Your landscape is bound to face plant pest problems eventually, so it’s best to be prepared and learn as much about them as possible! It’s only natural for plants to experience diseases and damage from insects, but most plants have one pest in particular that can cause extreme harm. Continue reading to learn about the steps to diagnose pest problems.
Try to observe your landscape daily and get to know what your plants look like when they’re healthy so you’ll notice any problems right away.
Know Your Plants
Some types of plants are particularly susceptible to certain pests or disease problems.
Are The Leaves Eaten
The pest might be an insect, slug or animal. Large holes in the middle of the leaf can indicate beetles, caterpillars, and slugs. Shredded foliage or plants eaten right down to the ground might be the work of an animal, such as a deer or woodchuck.
Are The Leaves Discolored
If so, how? Silvery, bronzed or stippled foliage may indicate the presence of sucking insects such as aphids, mites, and lace bugs. Pale or mottled leaves can indicate an environmental or nutrition problem.
Are There Spots On The Leaves
They may be caused by a disease. But they can also be the result of insect feeding or environmental factors. Some plants are notorious for their susceptibility to certain diseases.
Look For Insects And Fungal Signs
Do you see insects, eggs or droppings? Some insects are difficult to see but they leave telltale signs. Some insects are so well camouflaged you may not see them, but you may be able to identify them by their droppings. Be sure to look on the stems and underside of leaves.
Insects you see may not be causing the symptoms. Ants, for example, are sometimes found on damaged plants and are assumed to be causing the problem. But they generally don’t harm plants — they’re after the honeydew (a sugary secretion) left by the real pests, usually aphids. Other insects, such as lacewing or ladybug larvae are beneficial insects that may already be working to control the real pests.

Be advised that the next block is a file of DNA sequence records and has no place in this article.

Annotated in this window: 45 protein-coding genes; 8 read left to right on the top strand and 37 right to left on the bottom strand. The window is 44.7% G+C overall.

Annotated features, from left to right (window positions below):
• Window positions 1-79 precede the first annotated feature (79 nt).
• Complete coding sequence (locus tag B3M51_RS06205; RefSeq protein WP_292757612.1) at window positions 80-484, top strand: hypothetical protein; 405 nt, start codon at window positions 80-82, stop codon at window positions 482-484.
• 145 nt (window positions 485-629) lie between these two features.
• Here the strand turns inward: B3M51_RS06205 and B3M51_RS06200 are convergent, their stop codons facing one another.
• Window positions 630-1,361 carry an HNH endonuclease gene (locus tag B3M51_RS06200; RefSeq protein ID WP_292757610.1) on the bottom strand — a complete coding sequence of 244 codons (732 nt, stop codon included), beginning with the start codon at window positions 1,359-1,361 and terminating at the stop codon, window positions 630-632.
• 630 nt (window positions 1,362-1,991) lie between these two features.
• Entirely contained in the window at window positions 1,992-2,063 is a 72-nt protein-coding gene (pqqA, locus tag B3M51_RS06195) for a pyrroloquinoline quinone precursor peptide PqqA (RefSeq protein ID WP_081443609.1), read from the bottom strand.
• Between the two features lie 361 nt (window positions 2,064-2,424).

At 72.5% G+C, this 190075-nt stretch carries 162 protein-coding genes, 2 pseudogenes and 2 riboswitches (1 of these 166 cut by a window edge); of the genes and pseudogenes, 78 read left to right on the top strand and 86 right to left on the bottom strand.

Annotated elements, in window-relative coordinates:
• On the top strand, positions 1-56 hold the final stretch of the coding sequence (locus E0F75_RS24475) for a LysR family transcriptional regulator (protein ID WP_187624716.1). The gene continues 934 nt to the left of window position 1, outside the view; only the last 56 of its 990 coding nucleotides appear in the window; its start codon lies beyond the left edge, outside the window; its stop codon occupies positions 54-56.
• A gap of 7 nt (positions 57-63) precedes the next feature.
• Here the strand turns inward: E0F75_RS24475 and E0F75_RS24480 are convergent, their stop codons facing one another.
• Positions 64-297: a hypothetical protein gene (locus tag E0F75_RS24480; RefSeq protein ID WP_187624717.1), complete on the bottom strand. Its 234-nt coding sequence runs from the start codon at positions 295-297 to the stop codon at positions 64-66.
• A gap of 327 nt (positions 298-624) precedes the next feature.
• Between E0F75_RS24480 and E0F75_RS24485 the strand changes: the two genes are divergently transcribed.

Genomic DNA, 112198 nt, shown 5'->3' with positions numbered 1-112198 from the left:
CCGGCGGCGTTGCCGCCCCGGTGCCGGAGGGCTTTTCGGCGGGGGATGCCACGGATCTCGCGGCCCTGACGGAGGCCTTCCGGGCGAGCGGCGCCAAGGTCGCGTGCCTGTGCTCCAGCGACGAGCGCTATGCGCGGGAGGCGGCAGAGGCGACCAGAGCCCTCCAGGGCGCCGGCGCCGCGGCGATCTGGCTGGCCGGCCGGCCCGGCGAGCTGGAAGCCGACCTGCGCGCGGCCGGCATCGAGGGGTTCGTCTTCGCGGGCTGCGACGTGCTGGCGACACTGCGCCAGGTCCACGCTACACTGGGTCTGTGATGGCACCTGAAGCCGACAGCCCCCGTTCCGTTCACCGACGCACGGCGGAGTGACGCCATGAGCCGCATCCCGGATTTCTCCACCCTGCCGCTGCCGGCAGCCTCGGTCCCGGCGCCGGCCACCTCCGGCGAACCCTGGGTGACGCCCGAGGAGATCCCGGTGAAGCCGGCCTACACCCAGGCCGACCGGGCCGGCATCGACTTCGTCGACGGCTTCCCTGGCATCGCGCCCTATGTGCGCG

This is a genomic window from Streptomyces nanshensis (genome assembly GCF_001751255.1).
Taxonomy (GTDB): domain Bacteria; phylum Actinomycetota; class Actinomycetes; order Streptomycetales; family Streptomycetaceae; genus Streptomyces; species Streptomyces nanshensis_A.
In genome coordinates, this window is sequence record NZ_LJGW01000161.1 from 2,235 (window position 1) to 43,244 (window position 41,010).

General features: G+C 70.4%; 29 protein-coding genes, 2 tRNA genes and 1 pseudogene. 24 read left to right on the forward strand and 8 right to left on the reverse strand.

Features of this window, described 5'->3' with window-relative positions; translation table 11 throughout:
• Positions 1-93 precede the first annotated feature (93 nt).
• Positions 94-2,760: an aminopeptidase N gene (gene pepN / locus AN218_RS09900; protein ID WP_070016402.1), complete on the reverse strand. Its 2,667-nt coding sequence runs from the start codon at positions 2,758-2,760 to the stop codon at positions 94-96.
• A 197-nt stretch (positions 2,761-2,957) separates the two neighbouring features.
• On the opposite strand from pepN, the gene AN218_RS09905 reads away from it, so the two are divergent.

Other Signs And Symptoms
Examine plants for anything out of place. Some pests are so small you’re unlikely to see them, but on close inspection, you may see signs of their presence. For example, spider mites are smaller than a pinhead but reveal their presence with the silky webbing they produce. Though slugs feed at night and usually hide during the day, the shiny slime trails they leave behind are telltale “footprints.”
Is Treatment Required
If it is the end of the growing season, control may not be warranted. If it’s early in the season and the plant is at risk, you may need to act quickly. Diseases pose different challenges. Most products that control diseases are preventative. They won’t cure a disease but can keep it from spreading. You may also be able to keep a disease problem in check by removing and destroying affected leaves or parts of the plant.
Call In A Professional
As you can see, there are many steps to properly diagnosing a plant pest problem. A trained professional Plant Health Care Advisor can diagnose the problem and develop a treatment plan.
Scientific Plant Service Is Your Go-To Source In Landscape Healthcare
Scientific Plant Service, located in Baltimore, is a privately-owned corporation, chartered in Maryland in 1957 by Frank J. Burke. We started as a full-service Arborist specializing in the care of shade trees and ornamental shrubs, but today we are a lawn and total landscape care company that is a huge part of the community. From aquatic environments and snow management to deer and mole control, SPS has services tailored specifically for your lawn and landscape.
We offer services in Maryland, Washington DC, and Virginia, including Harford, Baltimore, Carroll, Frederick, Howard, Anne Arundel, Montgomery, Prince Georges, Talbot, Queen Anne’s, and Calvert counties in MD, as well as Loudoun County, Fairfax County, Arlington, Alexandria, and Falls Church in VA. For more information, contact us online, or call us at 410-321-0970. Be sure to follow us on Facebook, Twitter, LinkedIn, and Pinterest!